The Constitutional History of England, in Its Origin and Development, Volume 1

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Clarendon Press, 1874 - Constitutional history
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Page iii - But it has a deep value and an abiding interest to those who have courage to work upon it. It presents, in every branch, a regularly developed series of causes and consequences, and abounds in examples of that continuity of life, the realization of which is necessary to give the reader a personal hold on the past and a right judgment of the present. For the roots of the present lie deep in the past, and nothing in the past is dead to the man who would learn how the present comes to be what it is.
Page 537 - No free man shall be taken, or imprisoned, or disseised, or outlawed, or exiled, or in any way destroyed, nor will we go upon him, nor will we send against him, except by the lawful judgment of his peers or by the law of the land.
Page 566 - And for holding the general council of the kingdom concerning the assessment of aids, except in the three cases aforesaid, and for the assessing of scutages, we will cause to be summoned the archbishops, bishops, abbots, earls, and greater barons of the realm, singly by our letters.
Page 566 - Bailiffs, all those who hold of us in chief, at a certain day, that is to say at the distance of forty days [before their meeting], at the least, and to a certain place; and in all the letters of summons, we will express the cause of the summons: and the summons being thus made, the business shall proceed on the day appointed, according to the counsel of those who shall be present, although all who had been summoned have not come.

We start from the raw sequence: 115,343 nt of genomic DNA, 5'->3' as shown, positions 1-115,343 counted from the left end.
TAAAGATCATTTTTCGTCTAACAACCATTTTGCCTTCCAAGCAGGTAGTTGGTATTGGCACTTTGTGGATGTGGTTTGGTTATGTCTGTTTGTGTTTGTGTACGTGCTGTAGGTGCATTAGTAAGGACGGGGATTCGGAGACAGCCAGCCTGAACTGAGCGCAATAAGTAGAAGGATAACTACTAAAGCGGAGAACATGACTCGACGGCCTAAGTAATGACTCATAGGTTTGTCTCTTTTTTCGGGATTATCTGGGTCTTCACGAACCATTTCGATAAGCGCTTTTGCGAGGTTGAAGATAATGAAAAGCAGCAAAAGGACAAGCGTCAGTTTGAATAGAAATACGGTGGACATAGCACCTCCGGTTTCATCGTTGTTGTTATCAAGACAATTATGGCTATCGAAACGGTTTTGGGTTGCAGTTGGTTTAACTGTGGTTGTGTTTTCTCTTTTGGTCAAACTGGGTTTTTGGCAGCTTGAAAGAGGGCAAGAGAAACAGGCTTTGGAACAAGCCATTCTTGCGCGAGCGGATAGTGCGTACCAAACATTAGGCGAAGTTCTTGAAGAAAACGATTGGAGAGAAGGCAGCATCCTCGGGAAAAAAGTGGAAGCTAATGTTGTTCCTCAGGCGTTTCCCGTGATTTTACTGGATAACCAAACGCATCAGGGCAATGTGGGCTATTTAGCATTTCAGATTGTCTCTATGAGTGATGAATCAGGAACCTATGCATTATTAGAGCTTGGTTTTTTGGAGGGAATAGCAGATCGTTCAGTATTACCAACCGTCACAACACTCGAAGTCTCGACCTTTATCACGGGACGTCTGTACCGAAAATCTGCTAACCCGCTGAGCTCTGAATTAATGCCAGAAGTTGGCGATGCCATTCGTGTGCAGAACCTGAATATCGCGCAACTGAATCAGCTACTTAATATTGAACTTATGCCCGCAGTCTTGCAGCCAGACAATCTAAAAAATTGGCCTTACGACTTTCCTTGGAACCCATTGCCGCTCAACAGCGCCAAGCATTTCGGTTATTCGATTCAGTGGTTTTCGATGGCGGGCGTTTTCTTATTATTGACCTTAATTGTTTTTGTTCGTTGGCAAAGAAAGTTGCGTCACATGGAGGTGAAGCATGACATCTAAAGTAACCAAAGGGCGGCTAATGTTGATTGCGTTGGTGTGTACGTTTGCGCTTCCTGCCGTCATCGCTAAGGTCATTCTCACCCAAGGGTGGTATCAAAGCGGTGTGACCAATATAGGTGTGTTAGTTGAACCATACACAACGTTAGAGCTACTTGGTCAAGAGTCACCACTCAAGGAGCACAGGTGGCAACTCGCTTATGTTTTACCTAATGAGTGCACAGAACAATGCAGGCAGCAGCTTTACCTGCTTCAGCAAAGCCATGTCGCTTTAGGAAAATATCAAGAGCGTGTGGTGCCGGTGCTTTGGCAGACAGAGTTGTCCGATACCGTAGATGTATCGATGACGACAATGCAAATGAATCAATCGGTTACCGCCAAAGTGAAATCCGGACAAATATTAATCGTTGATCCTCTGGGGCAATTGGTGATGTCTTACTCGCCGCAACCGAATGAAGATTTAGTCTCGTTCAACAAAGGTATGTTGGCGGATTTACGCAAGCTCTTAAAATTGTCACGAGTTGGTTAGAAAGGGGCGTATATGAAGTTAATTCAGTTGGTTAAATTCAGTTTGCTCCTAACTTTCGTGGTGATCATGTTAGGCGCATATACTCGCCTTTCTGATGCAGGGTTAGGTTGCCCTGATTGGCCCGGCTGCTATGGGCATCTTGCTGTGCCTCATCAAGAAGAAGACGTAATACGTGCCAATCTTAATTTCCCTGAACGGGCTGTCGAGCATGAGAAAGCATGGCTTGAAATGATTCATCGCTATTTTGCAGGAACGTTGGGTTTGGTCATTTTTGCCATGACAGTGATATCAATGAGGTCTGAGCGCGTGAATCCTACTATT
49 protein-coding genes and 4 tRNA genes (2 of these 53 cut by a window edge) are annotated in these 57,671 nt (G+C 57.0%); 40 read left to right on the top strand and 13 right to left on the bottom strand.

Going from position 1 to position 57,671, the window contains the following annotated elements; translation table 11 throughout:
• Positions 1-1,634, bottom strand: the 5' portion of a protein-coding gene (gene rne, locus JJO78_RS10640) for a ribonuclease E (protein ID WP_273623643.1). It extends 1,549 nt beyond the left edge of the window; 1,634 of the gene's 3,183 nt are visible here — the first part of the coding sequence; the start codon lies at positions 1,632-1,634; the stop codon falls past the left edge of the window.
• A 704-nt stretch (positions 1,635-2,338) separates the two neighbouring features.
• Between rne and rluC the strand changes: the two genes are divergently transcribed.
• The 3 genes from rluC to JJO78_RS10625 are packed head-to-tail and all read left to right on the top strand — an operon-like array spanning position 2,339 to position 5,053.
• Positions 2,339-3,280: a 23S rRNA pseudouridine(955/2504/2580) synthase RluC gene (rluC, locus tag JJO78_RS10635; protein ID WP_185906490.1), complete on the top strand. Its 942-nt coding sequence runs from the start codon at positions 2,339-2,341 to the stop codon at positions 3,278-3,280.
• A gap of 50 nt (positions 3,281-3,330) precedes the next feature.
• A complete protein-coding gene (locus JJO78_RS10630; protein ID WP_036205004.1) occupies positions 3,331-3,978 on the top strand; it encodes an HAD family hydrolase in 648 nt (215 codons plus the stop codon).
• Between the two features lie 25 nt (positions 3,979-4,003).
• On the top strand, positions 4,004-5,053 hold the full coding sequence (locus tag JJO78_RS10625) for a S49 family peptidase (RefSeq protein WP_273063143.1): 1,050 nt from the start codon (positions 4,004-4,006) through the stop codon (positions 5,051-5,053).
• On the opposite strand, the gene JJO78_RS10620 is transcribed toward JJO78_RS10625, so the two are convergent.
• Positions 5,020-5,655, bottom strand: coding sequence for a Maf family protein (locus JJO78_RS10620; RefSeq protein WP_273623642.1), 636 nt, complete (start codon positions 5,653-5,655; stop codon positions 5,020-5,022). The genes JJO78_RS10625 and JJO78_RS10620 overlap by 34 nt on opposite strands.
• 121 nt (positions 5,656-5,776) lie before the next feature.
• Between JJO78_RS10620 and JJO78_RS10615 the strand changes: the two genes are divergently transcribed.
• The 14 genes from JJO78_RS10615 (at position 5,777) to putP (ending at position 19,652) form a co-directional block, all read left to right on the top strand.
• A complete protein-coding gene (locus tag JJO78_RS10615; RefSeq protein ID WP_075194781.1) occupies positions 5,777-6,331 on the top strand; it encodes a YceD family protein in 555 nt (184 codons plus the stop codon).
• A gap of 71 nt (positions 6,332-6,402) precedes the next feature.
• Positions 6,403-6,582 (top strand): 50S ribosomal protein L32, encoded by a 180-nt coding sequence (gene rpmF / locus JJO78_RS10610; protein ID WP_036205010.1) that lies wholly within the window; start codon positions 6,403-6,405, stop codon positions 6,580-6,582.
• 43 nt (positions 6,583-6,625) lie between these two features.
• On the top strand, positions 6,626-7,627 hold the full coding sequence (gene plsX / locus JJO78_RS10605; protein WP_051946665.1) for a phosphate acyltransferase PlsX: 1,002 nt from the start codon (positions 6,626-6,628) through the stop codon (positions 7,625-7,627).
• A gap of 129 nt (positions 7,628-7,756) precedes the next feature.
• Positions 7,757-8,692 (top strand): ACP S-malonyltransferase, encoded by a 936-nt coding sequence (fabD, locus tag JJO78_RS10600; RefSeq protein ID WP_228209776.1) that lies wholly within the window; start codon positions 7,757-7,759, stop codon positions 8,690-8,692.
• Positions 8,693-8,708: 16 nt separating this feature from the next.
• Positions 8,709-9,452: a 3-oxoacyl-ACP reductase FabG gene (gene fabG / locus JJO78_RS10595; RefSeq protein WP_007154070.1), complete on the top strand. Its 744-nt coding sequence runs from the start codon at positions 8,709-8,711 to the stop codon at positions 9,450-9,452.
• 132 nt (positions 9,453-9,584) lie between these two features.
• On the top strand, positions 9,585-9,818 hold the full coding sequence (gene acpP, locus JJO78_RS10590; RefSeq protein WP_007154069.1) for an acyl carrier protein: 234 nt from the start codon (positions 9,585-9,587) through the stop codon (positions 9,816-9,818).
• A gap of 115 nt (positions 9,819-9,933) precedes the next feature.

Page 84 - If churls have a common meadow or other partible land' to fence, and some have fenced their part, some have not, and (cattle stray in and) eat up their common corn or grass ; let those go who own the gap and compensate to the others...
Page 175 - ... if any one plot against the king's life, of himself or by harbouring of exiles, or of his men, let him be liable in his life and in all that he has.
Page 328 - Many thousands they exhausted with hunger. I cannot and I may not tell of all the wounds, and all the tortures that they inflicted upon the wretched men of this land ; and this state of things lasted the nineteen years that Stephen was king, and ever grew worse and worse. They were continually levying an exaction from the towns, which they called Tenserie...
Page 253 - ... kinsmen and servants, with a special undertaking to be faithful; partly in the surrender by land-owners of their estates to churches or powerful men, to be received back again and held by them as tenants for rent or service.
Page 252 - ... a complete organization of society through the medium of land tenure, in which from the king down to the lowest landowner...
Page 377 - Norman kings was the court in which the whole financial business of the country was transacted, and as the whole administration of justice, and even the military organisation, was dependent upon the fiscal officers, the whole framework of society may be said to have passed annually under its review. It derived its name from the chequered cloth which covered the table at which the accounts were taken...

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